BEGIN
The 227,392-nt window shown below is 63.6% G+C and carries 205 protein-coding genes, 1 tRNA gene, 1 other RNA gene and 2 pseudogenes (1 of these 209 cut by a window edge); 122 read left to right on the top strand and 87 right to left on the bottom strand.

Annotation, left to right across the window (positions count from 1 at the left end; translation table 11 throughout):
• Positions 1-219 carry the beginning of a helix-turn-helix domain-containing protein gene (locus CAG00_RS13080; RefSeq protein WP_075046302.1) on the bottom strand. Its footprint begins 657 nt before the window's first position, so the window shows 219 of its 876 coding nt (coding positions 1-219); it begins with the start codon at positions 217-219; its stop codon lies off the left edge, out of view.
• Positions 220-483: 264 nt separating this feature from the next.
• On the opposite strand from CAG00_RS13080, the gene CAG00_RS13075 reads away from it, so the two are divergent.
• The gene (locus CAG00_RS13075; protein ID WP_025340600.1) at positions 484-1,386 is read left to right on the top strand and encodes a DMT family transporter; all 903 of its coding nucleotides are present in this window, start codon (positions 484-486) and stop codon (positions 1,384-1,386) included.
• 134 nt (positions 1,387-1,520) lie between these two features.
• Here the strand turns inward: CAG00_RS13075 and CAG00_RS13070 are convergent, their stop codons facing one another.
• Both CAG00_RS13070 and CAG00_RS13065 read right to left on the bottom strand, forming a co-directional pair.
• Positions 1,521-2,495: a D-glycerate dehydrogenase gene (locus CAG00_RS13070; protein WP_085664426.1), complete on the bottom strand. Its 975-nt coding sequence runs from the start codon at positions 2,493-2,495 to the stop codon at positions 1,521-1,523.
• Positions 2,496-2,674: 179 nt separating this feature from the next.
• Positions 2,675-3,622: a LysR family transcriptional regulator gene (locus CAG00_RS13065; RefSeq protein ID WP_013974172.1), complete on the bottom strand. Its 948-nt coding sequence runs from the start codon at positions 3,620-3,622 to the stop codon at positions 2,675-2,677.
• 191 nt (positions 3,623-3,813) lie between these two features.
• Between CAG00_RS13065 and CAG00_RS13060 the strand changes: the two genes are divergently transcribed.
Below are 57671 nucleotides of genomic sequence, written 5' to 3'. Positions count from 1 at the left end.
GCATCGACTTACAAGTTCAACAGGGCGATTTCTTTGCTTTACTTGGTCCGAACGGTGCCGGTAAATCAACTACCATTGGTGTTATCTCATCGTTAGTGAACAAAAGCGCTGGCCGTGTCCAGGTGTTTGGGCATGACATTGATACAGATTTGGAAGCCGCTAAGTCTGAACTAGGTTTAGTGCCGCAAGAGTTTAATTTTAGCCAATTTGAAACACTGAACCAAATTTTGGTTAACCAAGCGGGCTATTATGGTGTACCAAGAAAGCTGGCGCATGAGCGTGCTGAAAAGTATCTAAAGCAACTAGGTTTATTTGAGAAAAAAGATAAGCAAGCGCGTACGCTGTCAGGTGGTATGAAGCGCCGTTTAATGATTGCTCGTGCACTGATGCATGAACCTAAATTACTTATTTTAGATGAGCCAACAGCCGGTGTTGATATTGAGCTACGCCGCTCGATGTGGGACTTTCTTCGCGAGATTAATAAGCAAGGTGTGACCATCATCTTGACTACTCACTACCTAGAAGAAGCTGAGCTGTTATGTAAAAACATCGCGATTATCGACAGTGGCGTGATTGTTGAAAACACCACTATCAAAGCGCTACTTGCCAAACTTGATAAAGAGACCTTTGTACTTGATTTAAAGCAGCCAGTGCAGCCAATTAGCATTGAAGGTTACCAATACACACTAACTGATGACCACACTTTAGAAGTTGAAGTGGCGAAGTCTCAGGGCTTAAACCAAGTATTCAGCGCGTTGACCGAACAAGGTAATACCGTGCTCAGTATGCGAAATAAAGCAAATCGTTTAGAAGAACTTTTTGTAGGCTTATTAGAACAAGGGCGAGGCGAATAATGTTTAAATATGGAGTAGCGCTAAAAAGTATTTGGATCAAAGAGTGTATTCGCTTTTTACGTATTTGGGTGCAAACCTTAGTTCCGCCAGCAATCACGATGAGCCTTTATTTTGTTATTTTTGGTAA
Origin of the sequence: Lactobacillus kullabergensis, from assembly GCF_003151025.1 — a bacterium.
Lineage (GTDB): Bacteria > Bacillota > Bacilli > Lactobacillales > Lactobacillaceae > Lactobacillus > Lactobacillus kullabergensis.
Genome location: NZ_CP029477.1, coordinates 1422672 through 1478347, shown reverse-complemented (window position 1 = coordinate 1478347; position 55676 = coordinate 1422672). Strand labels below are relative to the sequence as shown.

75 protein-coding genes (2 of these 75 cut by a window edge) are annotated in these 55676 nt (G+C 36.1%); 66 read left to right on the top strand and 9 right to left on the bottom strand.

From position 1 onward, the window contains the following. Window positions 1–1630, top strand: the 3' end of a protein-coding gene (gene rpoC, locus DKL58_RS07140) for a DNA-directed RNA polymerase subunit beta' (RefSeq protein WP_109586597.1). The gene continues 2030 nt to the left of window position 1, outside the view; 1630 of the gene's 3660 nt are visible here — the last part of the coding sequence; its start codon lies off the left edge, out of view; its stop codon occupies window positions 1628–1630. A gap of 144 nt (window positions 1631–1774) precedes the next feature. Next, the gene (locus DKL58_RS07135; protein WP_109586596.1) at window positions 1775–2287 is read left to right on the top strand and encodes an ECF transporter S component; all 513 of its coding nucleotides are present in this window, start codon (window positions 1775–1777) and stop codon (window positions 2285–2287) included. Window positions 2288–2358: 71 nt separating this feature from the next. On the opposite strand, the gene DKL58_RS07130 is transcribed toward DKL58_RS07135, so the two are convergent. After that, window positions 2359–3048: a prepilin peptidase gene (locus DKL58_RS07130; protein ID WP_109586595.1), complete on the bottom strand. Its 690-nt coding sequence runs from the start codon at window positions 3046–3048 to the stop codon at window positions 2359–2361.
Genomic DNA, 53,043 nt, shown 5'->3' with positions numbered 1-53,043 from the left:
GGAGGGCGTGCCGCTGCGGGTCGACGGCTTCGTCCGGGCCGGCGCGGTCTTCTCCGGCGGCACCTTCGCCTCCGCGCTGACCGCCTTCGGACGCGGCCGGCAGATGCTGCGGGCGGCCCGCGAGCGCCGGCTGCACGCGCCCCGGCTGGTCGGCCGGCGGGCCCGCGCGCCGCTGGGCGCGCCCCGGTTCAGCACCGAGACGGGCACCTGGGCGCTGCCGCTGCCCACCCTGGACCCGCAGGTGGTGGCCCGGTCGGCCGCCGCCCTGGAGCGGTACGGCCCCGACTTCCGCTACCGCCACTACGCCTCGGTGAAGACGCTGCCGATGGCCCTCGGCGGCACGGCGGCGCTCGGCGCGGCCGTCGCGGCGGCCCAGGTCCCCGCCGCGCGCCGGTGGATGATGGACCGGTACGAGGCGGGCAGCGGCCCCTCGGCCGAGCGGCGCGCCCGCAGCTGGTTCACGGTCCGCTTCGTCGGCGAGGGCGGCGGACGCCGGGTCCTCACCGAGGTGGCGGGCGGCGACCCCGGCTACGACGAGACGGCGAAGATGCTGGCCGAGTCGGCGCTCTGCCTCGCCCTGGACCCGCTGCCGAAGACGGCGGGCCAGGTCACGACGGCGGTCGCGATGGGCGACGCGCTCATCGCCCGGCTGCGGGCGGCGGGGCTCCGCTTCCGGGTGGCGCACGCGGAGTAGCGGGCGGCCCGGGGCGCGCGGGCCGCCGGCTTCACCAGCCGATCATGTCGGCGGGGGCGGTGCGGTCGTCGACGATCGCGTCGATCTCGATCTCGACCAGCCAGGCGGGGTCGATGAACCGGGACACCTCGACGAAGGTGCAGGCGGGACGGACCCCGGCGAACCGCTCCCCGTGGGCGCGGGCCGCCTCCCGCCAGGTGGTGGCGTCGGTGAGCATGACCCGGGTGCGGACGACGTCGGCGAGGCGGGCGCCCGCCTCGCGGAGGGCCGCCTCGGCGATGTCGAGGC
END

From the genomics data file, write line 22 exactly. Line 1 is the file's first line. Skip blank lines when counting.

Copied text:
Genomic DNA, 53,043 nt, shown 5'->3' with positions numbered 1-53,043 from the left: